Mia (Emma Stone) is an aspiring actress. She works as a barista on a movie studio. She doesn’t like her job, but it pays the bills until she gets her big break. By chance one night, she wanders into a bar where she heard someone playing piano.
Sebastian (Ryan Gosling) is a jazz pianist. He is currently earning a living by playing Christmas songs at a restaurant. Bill (J.K. Simmons), the restaurant owner has warned Sebastian to stick to the playlist and not play any of his brooding jazz. One night, Sebastian can’t help himself, and starts playing what he loves and is fired on the spot.
After running into each other a few times, Sebastian finally asks Mia out. Over time, Mia and Sebastian develop a relationship. Things are getting serious when their lives hit a turning point. They must decide whether to choose to follow their dreams or stick with the relationship.
La La Land is a refreshing take on the musical. While there are moments where the leads break into song, it isn’t dominated by these spontaneous outbreaks into song. Instead, much of the musical aspect is in the form of instrumentals, with the characters breaking into dance. The film has an old-timey feel, like musicals from long ago.
Emma Stone and Ryan Gosling, having only starred together in a handful of films, have shown that they can have great chemistry. This is most notably demonstrated in Crazy, Stupid, Love. Pairing up again, the duo shows they can work in almost any genre. Musicals can be challenging to pull off, but Stone and Gosling do surprisingly well. They are naturals in the material, balancing each other in their parts.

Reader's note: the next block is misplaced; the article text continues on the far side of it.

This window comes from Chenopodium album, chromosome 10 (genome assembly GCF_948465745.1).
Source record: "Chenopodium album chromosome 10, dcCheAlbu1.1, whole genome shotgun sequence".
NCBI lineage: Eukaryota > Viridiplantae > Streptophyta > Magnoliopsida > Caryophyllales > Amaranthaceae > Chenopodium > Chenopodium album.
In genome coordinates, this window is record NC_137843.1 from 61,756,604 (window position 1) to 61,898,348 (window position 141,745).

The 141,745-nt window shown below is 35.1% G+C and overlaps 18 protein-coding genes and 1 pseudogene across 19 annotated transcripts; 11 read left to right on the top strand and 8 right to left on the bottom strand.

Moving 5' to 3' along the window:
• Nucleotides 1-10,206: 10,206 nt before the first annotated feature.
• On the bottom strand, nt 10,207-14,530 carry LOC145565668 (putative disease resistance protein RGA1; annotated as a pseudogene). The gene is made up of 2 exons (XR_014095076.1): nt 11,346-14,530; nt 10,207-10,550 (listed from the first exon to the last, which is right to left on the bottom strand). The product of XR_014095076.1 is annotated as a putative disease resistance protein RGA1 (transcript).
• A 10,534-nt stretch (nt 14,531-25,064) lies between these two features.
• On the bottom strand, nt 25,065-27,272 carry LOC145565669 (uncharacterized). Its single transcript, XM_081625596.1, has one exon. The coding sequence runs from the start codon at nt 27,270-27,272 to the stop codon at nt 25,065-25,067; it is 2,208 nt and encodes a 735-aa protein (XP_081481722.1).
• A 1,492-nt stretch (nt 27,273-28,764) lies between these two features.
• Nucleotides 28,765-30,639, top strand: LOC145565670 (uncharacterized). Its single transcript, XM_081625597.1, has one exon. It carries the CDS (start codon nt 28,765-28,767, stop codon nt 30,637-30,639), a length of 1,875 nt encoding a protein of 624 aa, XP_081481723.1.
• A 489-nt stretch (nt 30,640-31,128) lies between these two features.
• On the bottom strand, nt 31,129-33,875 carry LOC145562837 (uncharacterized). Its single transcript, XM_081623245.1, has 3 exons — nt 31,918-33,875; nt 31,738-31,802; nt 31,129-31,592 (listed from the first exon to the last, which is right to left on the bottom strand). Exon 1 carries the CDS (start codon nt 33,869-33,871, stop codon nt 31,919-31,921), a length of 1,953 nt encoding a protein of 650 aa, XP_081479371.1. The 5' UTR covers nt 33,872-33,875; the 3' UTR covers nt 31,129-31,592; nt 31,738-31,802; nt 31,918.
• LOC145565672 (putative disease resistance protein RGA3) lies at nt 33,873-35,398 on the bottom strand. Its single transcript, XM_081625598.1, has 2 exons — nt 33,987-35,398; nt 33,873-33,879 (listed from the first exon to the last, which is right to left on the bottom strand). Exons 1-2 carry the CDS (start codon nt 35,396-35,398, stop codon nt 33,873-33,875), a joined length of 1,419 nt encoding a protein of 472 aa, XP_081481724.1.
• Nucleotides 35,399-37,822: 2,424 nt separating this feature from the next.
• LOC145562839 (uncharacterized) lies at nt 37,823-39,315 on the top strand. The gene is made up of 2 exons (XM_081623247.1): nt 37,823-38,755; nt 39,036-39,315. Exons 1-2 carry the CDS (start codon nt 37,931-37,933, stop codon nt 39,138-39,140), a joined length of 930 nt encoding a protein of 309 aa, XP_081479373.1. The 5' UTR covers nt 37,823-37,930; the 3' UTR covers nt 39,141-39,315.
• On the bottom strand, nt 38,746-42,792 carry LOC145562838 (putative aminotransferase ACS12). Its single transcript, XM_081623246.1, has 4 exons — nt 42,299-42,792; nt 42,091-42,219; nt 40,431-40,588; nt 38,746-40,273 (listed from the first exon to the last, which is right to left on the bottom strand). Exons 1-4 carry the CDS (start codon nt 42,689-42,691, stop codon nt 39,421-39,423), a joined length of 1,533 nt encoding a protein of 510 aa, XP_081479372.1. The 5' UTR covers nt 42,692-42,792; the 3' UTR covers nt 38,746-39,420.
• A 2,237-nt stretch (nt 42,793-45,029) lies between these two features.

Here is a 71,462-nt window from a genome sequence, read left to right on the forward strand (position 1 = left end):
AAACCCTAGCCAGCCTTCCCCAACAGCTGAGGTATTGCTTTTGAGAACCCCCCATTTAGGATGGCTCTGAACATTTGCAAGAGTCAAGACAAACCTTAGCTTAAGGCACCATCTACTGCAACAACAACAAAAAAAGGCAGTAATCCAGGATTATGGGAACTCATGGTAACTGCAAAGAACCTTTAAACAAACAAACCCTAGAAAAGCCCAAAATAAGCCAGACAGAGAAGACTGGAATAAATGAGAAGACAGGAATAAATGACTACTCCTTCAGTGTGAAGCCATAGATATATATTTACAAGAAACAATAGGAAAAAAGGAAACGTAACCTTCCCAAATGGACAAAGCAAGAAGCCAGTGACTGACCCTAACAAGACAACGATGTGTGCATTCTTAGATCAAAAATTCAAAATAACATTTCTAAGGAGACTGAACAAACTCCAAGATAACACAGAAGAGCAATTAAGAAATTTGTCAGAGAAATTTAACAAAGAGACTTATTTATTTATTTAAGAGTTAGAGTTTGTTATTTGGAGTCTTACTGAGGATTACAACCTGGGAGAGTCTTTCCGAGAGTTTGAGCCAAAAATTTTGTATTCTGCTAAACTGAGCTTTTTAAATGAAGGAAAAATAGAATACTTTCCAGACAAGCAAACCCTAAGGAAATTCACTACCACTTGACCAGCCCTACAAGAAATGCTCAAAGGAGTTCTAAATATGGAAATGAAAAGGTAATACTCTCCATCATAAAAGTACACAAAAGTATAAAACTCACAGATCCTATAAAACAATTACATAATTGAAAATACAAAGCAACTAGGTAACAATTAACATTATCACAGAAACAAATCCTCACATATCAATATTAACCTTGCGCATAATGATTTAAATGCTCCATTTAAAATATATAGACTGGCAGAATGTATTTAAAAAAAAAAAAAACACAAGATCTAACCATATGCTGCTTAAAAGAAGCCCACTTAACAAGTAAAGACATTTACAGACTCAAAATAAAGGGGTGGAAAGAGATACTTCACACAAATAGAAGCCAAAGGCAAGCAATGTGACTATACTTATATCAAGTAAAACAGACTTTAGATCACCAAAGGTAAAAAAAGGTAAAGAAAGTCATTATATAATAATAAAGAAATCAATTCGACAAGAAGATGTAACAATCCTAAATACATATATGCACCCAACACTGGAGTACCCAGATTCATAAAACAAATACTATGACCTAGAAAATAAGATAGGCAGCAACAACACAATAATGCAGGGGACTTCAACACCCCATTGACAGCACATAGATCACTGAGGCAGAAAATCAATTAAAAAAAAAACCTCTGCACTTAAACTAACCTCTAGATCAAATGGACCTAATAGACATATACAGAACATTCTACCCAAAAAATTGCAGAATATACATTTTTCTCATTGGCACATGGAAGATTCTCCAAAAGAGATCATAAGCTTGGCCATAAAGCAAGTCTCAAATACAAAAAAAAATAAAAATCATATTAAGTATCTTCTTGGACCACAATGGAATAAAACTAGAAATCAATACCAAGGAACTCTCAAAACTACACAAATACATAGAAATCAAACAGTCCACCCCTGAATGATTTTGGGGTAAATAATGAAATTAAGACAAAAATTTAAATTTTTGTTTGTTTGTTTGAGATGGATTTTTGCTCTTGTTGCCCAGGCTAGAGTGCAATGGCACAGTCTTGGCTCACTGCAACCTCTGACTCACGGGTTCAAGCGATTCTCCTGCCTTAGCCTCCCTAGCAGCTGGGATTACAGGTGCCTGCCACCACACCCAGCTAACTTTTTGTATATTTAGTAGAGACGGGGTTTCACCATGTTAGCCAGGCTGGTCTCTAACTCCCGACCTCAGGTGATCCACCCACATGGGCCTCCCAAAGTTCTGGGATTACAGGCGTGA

The story isn’t as predictable as I originally thought. The story has an interesting cadence. As one scene seemingly transitions to the next, the film doesn’t always progress in chronological order. Writer/director Damien Chazelle uses flashbacks, alternate perspectives of the same scene, among several other storytelling techniques to make what could have become a very bland movie more interesting. Layer that with a compelling soundtrack and excellent cinematography, and you end up with a mostly well-crafted film.
My one complaint about La La Land is that it clocks in at a lengthy 2 hours 8 minutes. And it feels every bit that long. If Chazelle had cut it down to somewhere below the 2 hour mark, I would have scored it a little higher. As it stands, it is a more refined approach to musicals than we have seen in some time and is still quite enjoyable. It would make for a good choice for a date night, whether in the theater or waiting for the rental.